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Research Papers

Effect of Intermetallic Compounds on the Thermomechanical Fatigue Life of Three-Dimensional Integrated Circuit Package Microsolder Bumps: Finite Element Analysis and Study

[+] Author and Article Information
Soud Farhan Choudhury

Department of Mechanical Engineering,
University of Connecticut,
Storrs, CT 06269-3139
e-mail: soud.choudhury@uconn.edu

Leila Ladani

Department of Mechanical Engineering,
University of Connecticut,
Storrs, CT 06269-3139
e-mail: lladani@engr.uconn.edu

Contributed by the Electronic and Photonic Packaging Division of ASME for publication in the JOURNAL OF ELECTRONIC PACKAGING. Manuscript received November 3, 2014; final manuscript received August 31, 2015; published online September 25, 2015. Assoc. Editor: Jeffrey C. Suhling.

J. Electron. Packag 137(4), 041003 (Sep 25, 2015) (10 pages) Paper No: EP-14-1099; doi: 10.1115/1.4031523 History: Received November 03, 2014; Revised August 31, 2015

Currently, intermetallics (IMCs) in the solder joint are getting much attention due to their higher volume fraction in the smaller thickness interconnects. They possess different mechanical properties compared to bulk solder. Large volume fraction of IMCs may affect the mechanical behavior, thermomechanical and mechanical fatigue life and reliability of the solder interconnects due to very brittle nature compared to solder material. The question that this study is seeking to answer is how degrading IMCs are to the thermomechanical reliability of the microbumps used in three-dimensional (3D) integrated circuits (ICs) where the microsolder bumps have only a few microns of bond thicknesses. Several factors such as “squeezed out” solder geometry and IMC thickness are studied through a numerical experiment. Fatigue life is calculated using Coffin–Manson model. Results show that, though undesirable because of high likelihood of creating short circuits, squeezed out solder accumulates less inelastic strains under thermomechanical cyclic load and has higher fatigue life. The results show that with the increase of IMCs thickness in each model, the inelastic strains accumulation per cycle increases, thus decreasing the fatigue life. The drop in fatigue life tends to follow an exponential decay path. On the other hand, it was observed that plastic strain range per cycle tends to develop rapidly in Cu region with the increase in IMC thickness which calls for a consideration of Cu fatigue life more closely when the microbump contains a higher volume fraction of the IMCs. Overall, by analyzing the results, it is obvious that the presence of IMCs must be considered for microsolder bump with smaller bond thickness in fatigue life prediction model to generate more reasonable and correct results.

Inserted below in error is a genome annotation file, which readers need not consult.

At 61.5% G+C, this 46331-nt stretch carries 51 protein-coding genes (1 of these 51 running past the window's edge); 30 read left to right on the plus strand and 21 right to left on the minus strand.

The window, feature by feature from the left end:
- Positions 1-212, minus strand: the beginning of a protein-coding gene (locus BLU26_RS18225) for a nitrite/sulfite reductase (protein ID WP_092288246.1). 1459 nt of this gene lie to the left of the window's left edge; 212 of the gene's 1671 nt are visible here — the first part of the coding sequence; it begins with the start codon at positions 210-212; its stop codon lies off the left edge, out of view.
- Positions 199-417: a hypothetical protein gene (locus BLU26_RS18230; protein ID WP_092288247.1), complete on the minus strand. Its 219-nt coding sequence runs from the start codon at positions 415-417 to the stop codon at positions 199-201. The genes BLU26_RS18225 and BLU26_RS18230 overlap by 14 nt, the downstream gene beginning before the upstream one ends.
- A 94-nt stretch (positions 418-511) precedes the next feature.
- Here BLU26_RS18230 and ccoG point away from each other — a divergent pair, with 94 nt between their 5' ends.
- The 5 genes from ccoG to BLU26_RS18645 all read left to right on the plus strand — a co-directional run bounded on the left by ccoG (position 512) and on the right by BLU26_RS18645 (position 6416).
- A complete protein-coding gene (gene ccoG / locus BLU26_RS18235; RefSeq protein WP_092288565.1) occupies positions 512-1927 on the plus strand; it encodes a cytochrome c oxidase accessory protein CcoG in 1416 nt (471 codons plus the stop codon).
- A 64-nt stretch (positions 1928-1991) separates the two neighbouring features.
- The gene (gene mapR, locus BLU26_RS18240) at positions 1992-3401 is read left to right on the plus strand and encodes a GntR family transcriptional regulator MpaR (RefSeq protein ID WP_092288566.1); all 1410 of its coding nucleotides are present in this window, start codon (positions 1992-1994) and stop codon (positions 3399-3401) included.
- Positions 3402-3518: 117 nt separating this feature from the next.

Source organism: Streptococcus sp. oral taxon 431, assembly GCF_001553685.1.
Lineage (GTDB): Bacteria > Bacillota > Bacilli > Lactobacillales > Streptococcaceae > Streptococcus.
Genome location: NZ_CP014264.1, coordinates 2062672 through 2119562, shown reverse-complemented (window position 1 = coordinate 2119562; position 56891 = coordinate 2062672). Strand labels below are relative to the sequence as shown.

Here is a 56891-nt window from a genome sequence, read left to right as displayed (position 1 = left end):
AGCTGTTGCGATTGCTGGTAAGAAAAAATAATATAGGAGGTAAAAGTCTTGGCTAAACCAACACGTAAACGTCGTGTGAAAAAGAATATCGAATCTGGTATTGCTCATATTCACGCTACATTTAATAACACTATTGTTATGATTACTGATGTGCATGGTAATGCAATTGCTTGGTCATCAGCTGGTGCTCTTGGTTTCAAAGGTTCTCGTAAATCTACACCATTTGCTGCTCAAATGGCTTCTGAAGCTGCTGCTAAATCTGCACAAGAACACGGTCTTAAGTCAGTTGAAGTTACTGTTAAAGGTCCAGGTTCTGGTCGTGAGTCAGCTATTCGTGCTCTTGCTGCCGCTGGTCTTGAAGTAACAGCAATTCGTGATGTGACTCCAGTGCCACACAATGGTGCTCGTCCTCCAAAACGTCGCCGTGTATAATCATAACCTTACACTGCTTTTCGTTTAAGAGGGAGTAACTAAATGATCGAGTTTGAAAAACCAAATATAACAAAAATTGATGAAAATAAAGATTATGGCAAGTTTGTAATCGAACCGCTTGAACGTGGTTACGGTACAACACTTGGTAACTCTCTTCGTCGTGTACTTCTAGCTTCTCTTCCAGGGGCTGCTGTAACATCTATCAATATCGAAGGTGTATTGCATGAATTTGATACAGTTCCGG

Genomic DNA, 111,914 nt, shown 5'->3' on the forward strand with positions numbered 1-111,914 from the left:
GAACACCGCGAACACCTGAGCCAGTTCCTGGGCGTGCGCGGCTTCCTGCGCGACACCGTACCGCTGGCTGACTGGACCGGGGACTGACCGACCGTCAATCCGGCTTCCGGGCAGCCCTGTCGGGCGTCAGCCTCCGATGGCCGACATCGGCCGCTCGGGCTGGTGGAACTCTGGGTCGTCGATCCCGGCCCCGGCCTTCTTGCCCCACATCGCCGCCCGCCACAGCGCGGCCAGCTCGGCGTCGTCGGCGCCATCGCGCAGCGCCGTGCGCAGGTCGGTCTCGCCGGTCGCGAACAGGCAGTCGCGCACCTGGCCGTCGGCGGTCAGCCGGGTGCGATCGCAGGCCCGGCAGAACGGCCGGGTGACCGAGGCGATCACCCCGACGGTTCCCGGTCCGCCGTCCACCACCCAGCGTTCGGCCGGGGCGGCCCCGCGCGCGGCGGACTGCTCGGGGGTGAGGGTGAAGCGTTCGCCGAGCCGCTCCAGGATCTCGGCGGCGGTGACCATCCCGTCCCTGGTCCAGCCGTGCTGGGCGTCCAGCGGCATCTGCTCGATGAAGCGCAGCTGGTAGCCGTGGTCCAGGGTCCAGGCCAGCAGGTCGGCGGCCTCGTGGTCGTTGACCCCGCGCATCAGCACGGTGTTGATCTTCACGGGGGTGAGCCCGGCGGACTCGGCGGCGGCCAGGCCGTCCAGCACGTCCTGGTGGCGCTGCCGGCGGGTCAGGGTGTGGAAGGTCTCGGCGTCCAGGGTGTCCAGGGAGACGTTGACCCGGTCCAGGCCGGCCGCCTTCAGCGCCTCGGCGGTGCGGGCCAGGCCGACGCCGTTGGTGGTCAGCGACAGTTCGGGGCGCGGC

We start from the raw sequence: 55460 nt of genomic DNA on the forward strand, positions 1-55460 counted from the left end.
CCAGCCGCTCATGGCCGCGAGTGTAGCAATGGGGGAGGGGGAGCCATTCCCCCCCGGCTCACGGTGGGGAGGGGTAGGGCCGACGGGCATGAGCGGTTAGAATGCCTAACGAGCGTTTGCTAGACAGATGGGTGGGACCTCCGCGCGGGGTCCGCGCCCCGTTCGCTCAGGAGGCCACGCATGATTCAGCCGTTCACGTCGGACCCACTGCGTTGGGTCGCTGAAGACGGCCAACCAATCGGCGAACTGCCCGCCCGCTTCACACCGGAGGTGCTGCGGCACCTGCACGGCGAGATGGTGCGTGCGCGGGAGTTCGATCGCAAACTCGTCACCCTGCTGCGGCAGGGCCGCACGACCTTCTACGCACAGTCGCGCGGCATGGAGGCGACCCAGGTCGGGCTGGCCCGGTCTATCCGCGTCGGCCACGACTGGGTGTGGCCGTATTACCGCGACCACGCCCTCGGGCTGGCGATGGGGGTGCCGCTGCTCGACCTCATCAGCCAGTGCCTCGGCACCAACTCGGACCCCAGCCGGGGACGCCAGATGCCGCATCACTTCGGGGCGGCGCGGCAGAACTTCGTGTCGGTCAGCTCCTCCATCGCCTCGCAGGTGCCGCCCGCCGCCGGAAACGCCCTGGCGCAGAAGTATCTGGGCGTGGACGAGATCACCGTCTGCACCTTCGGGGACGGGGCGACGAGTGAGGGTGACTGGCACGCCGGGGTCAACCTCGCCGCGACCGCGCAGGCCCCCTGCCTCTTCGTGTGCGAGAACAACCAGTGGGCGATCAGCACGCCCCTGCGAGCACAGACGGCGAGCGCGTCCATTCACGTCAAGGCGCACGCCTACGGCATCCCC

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References

Figures

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Fig. 1

(a) Microelectronic package, showing the cross section line, (b) SEM image of the cross sectioned area, (c) SEM image of the microsolder bump, revealing the bond structure, and (d) Cu material mapping of the bond area

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Fig. 2

(a) Schematic top view of the package, (b) quarter model, showing the materials used in the model, (c) the global meshed model, and (d) local meshed model with the materials considered in the analysis

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Fig. 3

Temperature cycle used in the FE analysis

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Fig. 4

von Mises Stress contour plot (in MPa) at 125 °C of (a) global slice model and (b) the solder bump area. (c) The equivalent plastic strain contour plots at critical region after three thermal cycles.

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Fig. 5

(a) Surface evolver plot of the predicted bump structure after pressure application and (b) figure showing the cross section of the bump structure at the center

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Fig. 6

(a) Perfect microsolder bump model, (b) squeezed out microsolder bump model, (c) and (d) the von Mises stress contour plot (in MPa), (e) and (f) the equivalent plastic strain contour plots showing the critical regions used to extract results. All results were captured at the end of three thermal cycles.

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Fig. 7

Comparison of (a) equivalent plastic strains and (b) equivalent creep strains accumulation in both perfect and squeezed out microsolder bump model

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Fig. 8

Average shear stress versus Time in the middle of the microsolder bump

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Fig. 9

History of (a) accumulative equivalent plastic strains and (b) accumulative equivalent creep strains at the critical corners of the microbump in solder region for three thermal cycles. (c) and (d) Maximum accumulated equivalent plastic and creep strain, respectively, after each cycle.

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Fig. 10

Total equivalent inelastic strain range per cycle after three thermal cycles for solder and copper regions

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Fig. 11

Contour plot of equivalent plastic strain distribution after three thermal cycles for (a) No IMCs, (b) 20% IMCs, (c) 40% IMCs, (d) 60% IMCs, and (e) 80% IMCs model

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Fig. 12

Predicted mean cycles to failure due to fatigue for Cu and solder with a different volume fraction of IMCs in the model

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